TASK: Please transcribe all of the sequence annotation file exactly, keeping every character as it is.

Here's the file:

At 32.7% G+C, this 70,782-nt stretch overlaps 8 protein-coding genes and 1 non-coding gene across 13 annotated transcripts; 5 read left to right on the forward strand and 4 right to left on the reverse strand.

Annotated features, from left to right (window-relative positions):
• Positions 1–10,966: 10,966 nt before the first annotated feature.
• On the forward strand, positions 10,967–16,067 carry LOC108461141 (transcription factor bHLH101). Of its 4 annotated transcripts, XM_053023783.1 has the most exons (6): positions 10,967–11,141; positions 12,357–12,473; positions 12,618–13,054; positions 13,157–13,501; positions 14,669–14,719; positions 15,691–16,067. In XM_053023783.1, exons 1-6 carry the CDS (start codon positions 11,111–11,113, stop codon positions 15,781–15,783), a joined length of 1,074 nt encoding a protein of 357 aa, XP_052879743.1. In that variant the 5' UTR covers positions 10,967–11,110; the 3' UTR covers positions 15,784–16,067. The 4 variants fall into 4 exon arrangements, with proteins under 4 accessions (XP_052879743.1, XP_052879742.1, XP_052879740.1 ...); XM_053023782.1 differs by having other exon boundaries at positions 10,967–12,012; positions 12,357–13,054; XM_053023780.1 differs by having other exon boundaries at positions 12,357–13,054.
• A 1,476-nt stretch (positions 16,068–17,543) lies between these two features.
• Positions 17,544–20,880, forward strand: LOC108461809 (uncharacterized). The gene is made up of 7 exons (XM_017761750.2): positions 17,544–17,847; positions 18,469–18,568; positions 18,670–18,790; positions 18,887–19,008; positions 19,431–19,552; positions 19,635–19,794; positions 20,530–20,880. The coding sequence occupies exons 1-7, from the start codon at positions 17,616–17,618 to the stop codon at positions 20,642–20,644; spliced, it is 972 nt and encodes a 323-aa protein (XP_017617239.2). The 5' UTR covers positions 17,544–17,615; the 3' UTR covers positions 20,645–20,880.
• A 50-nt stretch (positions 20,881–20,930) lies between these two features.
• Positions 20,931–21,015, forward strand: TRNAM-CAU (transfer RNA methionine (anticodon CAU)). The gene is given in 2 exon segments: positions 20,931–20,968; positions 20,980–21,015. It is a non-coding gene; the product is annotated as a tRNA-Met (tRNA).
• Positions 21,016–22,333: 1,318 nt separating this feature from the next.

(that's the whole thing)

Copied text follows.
At 32.7% G+C, this 70,782-nt stretch overlaps 8 protein-coding genes and 1 non-coding gene across 13 annotated transcripts; 5 read left to right on the forward strand and 4 right to left on the reverse strand.

Annotated features, from left to right (window-relative positions):
• Positions 1–10,966: 10,966 nt before the first annotated feature.
• On the forward strand, positions 10,967–16,067 carry LOC108461141 (transcription factor bHLH101). Of its 4 annotated transcripts, XM_053023783.1 has the most exons (6): positions 10,967–11,141; positions 12,357–12,473; positions 12,618–13,054; positions 13,157–13,501; positions 14,669–14,719; positions 15,691–16,067. In XM_053023783.1, exons 1-6 carry the CDS (start codon positions 11,111–11,113, stop codon positions 15,781–15,783), a joined length of 1,074 nt encoding a protein of 357 aa, XP_052879743.1. In that variant the 5' UTR covers positions 10,967–11,110; the 3' UTR covers positions 15,784–16,067. The 4 variants fall into 4 exon arrangements, with proteins under 4 accessions (XP_052879743.1, XP_052879742.1, XP_052879740.1 ...); XM_053023782.1 differs by having other exon boundaries at positions 10,967–12,012; positions 12,357–13,054; XM_053023780.1 differs by having other exon boundaries at positions 12,357–13,054.
• A 1,476-nt stretch (positions 16,068–17,543) lies between these two features.
• Positions 17,544–20,880, forward strand: LOC108461809 (uncharacterized). The gene is made up of 7 exons (XM_017761750.2): positions 17,544–17,847; positions 18,469–18,568; positions 18,670–18,790; positions 18,887–19,008; positions 19,431–19,552; positions 19,635–19,794; positions 20,530–20,880. The coding sequence occupies exons 1-7, from the start codon at positions 17,616–17,618 to the stop codon at positions 20,642–20,644; spliced, it is 972 nt and encodes a 323-aa protein (XP_017617239.2). The 5' UTR covers positions 17,544–17,615; the 3' UTR covers positions 20,645–20,880.
• A 50-nt stretch (positions 20,881–20,930) lies between these two features.
• Positions 20,931–21,015, forward strand: TRNAM-CAU (transfer RNA methionine (anticodon CAU)). The gene is given in 2 exon segments: positions 20,931–20,968; positions 20,980–21,015. It is a non-coding gene; the product is annotated as a tRNA-Met (tRNA).
• Positions 21,016–22,333: 1,318 nt separating this feature from the next.